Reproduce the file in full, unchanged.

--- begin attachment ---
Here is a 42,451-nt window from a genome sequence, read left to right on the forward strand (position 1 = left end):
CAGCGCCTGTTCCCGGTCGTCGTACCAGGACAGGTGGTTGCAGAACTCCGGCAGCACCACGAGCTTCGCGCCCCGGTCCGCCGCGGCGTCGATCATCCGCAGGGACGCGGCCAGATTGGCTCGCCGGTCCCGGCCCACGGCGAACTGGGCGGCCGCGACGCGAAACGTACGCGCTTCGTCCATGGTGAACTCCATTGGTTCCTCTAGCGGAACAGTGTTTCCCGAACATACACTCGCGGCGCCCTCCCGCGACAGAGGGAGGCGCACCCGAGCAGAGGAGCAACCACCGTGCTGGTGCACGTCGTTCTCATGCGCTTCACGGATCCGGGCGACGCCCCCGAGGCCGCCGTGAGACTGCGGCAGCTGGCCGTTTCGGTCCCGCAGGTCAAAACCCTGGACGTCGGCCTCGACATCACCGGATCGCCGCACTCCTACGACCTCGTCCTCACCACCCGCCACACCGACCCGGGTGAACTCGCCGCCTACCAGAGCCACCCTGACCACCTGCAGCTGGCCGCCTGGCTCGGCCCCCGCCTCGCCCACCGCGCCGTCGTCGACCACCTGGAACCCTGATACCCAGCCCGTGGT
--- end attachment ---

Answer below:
Here is a 42,451-nt window from a genome sequence, read left to right on the forward strand (position 1 = left end):
CAGCGCCTGTTCCCGGTCGTCGTACCAGGACAGGTGGTTGCAGAACTCCGGCAGCACCACGAGCTTCGCGCCCCGGTCCGCCGCGGCGTCGATCATCCGCAGGGACGCGGCCAGATTGGCTCGCCGGTCCCGGCCCACGGCGAACTGGGCGGCCGCGACGCGAAACGTACGCGCTTCGTCCATGGTGAACTCCATTGGTTCCTCTAGCGGAACAGTGTTTCCCGAACATACACTCGCGGCGCCCTCCCGCGACAGAGGGAGGCGCACCCGAGCAGAGGAGCAACCACCGTGCTGGTGCACGTCGTTCTCATGCGCTTCACGGATCCGGGCGACGCCCCCGAGGCCGCCGTGAGACTGCGGCAGCTGGCCGTTTCGGTCCCGCAGGTCAAAACCCTGGACGTCGGCCTCGACATCACCGGATCGCCGCACTCCTACGACCTCGTCCTCACCACCCGCCACACCGACCCGGGTGAACTCGCCGCCTACCAGAGCCACCCTGACCACCTGCAGCTGGCCGCCTGGCTCGGCCCCCGCCTCGCCCACCGCGCCGTCGTCGACCACCTGGAACCCTGATACCCAGCCCGTGGT